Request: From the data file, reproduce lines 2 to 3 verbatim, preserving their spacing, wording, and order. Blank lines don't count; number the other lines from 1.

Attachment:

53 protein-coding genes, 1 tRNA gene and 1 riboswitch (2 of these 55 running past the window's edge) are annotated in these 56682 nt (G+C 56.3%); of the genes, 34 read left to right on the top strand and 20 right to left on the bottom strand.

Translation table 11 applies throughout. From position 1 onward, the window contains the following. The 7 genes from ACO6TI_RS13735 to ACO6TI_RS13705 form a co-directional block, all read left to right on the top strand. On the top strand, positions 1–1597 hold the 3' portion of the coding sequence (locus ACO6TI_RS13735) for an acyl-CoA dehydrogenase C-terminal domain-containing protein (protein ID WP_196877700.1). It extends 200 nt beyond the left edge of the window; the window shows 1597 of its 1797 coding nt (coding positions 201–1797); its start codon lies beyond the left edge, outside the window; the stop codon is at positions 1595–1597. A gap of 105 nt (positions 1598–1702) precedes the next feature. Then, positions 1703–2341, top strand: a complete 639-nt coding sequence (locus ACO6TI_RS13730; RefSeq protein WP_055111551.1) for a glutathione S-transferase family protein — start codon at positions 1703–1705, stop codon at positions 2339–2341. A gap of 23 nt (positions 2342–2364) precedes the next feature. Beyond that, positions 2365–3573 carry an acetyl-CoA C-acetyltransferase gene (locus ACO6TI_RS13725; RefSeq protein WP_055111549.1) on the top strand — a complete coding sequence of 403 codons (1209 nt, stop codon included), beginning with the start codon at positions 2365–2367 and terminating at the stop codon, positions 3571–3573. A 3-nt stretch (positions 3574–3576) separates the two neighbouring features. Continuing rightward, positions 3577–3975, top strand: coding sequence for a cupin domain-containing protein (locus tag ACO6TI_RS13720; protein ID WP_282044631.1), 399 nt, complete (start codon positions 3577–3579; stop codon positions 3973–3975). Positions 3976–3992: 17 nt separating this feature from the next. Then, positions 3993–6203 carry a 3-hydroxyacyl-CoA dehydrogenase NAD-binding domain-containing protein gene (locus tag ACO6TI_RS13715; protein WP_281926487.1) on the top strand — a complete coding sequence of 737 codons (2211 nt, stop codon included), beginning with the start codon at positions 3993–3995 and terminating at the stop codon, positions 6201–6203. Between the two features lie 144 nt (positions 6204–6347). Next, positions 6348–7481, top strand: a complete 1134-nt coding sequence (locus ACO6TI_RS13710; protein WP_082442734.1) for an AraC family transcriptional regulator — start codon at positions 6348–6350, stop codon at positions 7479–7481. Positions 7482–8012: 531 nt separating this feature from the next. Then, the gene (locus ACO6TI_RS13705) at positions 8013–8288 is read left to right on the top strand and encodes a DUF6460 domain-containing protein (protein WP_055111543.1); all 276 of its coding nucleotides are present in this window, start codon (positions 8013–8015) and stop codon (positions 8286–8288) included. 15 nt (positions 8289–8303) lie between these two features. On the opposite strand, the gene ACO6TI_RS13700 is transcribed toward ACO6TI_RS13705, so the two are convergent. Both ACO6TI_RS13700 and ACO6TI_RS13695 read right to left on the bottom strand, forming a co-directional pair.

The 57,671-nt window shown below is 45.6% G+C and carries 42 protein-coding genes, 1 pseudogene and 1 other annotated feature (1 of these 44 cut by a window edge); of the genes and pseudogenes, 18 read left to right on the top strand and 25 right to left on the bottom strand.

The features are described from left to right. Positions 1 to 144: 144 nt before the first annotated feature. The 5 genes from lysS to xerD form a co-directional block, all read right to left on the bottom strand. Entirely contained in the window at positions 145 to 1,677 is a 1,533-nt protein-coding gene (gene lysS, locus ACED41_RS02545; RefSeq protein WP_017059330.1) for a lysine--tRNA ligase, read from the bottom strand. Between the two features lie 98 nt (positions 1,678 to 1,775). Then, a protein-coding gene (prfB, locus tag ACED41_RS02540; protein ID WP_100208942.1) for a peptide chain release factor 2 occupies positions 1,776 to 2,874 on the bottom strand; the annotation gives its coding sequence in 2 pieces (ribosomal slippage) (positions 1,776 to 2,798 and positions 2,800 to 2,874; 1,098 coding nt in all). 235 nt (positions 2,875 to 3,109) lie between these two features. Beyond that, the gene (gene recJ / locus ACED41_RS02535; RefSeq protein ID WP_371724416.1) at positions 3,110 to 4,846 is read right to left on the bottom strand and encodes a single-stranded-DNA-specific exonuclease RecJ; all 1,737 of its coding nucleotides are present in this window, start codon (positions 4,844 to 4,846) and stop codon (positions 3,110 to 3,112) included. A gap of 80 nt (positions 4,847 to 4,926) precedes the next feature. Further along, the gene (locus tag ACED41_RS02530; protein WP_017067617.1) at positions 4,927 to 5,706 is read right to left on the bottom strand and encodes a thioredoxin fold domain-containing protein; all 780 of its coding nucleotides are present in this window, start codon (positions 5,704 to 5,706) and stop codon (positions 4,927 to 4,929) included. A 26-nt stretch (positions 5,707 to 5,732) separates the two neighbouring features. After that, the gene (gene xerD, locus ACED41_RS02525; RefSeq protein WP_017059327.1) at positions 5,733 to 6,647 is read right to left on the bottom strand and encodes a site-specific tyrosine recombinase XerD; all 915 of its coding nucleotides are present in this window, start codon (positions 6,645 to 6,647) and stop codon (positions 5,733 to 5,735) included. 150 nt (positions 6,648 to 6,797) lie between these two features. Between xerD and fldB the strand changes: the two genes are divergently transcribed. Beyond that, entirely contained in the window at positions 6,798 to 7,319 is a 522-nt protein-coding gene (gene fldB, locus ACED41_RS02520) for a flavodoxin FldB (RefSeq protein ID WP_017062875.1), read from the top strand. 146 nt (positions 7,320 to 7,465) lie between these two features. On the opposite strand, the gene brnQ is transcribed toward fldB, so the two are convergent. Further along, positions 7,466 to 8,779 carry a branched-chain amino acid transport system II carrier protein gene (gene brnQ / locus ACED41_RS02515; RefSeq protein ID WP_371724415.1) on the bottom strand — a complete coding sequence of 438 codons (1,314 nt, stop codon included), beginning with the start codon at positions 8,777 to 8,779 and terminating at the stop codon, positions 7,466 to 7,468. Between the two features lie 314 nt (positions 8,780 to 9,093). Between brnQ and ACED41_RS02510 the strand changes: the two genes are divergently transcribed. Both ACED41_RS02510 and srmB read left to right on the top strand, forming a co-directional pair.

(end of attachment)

Translation table 11 applies throughout. From position 1 onward, the window contains the following. The 7 genes from ACO6TI_RS13735 to ACO6TI_RS13705 form a co-directional block, all read left to right on the top strand. On the top strand, positions 1–1597 hold the 3' portion of the coding sequence (locus ACO6TI_RS13735) for an acyl-CoA dehydrogenase C-terminal domain-containing protein (protein ID WP_196877700.1). It extends 200 nt beyond the left edge of the window; the window shows 1597 of its 1797 coding nt (coding positions 201–1797); its start codon lies beyond the left edge, outside the window; the stop codon is at positions 1595–1597. A gap of 105 nt (positions 1598–1702) precedes the next feature. Then, positions 1703–2341, top strand: a complete 639-nt coding sequence (locus ACO6TI_RS13730; RefSeq protein WP_055111551.1) for a glutathione S-transferase family protein — start codon at positions 1703–1705, stop codon at positions 2339–2341. A gap of 23 nt (positions 2342–2364) precedes the next feature. Beyond that, positions 2365–3573 carry an acetyl-CoA C-acetyltransferase gene (locus ACO6TI_RS13725; RefSeq protein WP_055111549.1) on the top strand — a complete coding sequence of 403 codons (1209 nt, stop codon included), beginning with the start codon at positions 2365–2367 and terminating at the stop codon, positions 3571–3573. A 3-nt stretch (positions 3574–3576) separates the two neighbouring features. Continuing rightward, positions 3577–3975, top strand: coding sequence for a cupin domain-containing protein (locus tag ACO6TI_RS13720; protein ID WP_282044631.1), 399 nt, complete (start codon positions 3577–3579; stop codon positions 3973–3975). Positions 3976–3992: 17 nt separating this feature from the next. Then, positions 3993–6203 carry a 3-hydroxyacyl-CoA dehydrogenase NAD-binding domain-containing protein gene (locus tag ACO6TI_RS13715; protein WP_281926487.1) on the top strand — a complete coding sequence of 737 codons (2211 nt, stop codon included), beginning with the start codon at positions 3993–3995 and terminating at the stop codon, positions 6201–6203. Between the two features lie 144 nt (positions 6204–6347). Next, positions 6348–7481, top strand: a complete 1134-nt coding sequence (locus ACO6TI_RS13710; protein WP_082442734.1) for an AraC family transcriptional regulator — start codon at positions 6348–6350, stop codon at positions 7479–7481. Positions 7482–8012: 531 nt separating this feature from the next. Then, the gene (locus ACO6TI_RS13705) at positions 8013–8288 is read left to right on the top strand and encodes a DUF6460 domain-containing protein (protein WP_055111543.1); all 276 of its coding nucleotides are present in this window, start codon (positions 8013–8015) and stop codon (positions 8286–8288) included. 15 nt (positions 8289–8303) lie between these two features. On the opposite strand, the gene ACO6TI_RS13700 is transcribed toward ACO6TI_RS13705, so the two are convergent. Both ACO6TI_RS13700 and ACO6TI_RS13695 read right to left on the bottom strand, forming a co-directional pair.

The 57,671-nt window shown below is 45.6% G+C and carries 42 protein-coding genes, 1 pseudogene and 1 other annotated feature (1 of these 44 cut by a window edge); of the genes and pseudogenes, 18 read left to right on the top strand and 25 right to left on the bottom strand.